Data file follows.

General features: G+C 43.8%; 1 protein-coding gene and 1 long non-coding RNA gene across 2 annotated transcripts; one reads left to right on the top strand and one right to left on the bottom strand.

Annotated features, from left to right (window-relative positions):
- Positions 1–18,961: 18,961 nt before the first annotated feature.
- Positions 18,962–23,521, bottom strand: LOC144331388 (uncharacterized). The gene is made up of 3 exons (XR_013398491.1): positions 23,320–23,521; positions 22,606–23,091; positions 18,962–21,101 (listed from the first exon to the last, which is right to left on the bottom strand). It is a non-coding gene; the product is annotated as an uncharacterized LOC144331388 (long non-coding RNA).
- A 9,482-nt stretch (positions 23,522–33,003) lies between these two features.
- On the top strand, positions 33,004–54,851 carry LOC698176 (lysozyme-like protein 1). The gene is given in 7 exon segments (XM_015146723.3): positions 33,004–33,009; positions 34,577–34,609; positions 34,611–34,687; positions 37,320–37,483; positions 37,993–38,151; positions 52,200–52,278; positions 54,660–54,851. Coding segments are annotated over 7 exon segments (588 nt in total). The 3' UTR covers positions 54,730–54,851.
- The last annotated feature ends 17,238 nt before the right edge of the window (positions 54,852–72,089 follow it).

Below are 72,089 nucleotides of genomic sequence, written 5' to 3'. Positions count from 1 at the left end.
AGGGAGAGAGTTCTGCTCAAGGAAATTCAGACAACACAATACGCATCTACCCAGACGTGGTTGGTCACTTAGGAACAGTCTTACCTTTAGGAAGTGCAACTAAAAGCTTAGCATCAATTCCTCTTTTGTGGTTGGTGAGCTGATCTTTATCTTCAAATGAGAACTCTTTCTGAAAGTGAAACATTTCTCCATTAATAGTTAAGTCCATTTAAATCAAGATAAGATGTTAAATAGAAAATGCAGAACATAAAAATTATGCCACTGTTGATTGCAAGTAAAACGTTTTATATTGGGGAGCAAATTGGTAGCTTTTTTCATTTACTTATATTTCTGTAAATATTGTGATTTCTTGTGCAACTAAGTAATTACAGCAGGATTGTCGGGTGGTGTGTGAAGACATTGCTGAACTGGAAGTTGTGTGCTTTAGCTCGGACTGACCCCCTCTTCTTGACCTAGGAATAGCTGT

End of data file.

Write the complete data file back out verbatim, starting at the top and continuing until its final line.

General features: G+C 43.8%; 1 protein-coding gene and 1 long non-coding RNA gene across 2 annotated transcripts; one reads left to right on the top strand and one right to left on the bottom strand.

Annotated features, from left to right (window-relative positions):
- Positions 1–18,961: 18,961 nt before the first annotated feature.
- Positions 18,962–23,521, bottom strand: LOC144331388 (uncharacterized). The gene is made up of 3 exons (XR_013398491.1): positions 23,320–23,521; positions 22,606–23,091; positions 18,962–21,101 (listed from the first exon to the last, which is right to left on the bottom strand). It is a non-coding gene; the product is annotated as an uncharacterized LOC144331388 (long non-coding RNA).
- A 9,482-nt stretch (positions 23,522–33,003) lies between these two features.
- On the top strand, positions 33,004–54,851 carry LOC698176 (lysozyme-like protein 1). The gene is given in 7 exon segments (XM_015146723.3): positions 33,004–33,009; positions 34,577–34,609; positions 34,611–34,687; positions 37,320–37,483; positions 37,993–38,151; positions 52,200–52,278; positions 54,660–54,851. Coding segments are annotated over 7 exon segments (588 nt in total). The 3' UTR covers positions 54,730–54,851.
- The last annotated feature ends 17,238 nt before the right edge of the window (positions 54,852–72,089 follow it).

Below are 72,089 nucleotides of genomic sequence, written 5' to 3'. Positions count from 1 at the left end.
AGGGAGAGAGTTCTGCTCAAGGAAATTCAGACAACACAATACGCATCTACCCAGACGTGGTTGGTCACTTAGGAACAGTCTTACCTTTAGGAAGTGCAACTAAAAGCTTAGCATCAATTCCTCTTTTGTGGTTGGTGAGCTGATCTTTATCTTCAAATGAGAACTCTTTCTGAAAGTGAAACATTTCTCCATTAATAGTTAAGTCCATTTAAATCAAGATAAGATGTTAAATAGAAAATGCAGAACATAAAAATTATGCCACTGTTGATTGCAAGTAAAACGTTTTATATTGGGGAGCAAATTGGTAGCTTTTTTCATTTACTTATATTTCTGTAAATATTGTGATTTCTTGTGCAACTAAGTAATTACAGCAGGATTGTCGGGTGGTGTGTGAAGACATTGCTGAACTGGAAGTTGTGTGCTTTAGCTCGGACTGACCCCCTCTTCTTGACCTAGGAATAGCTGT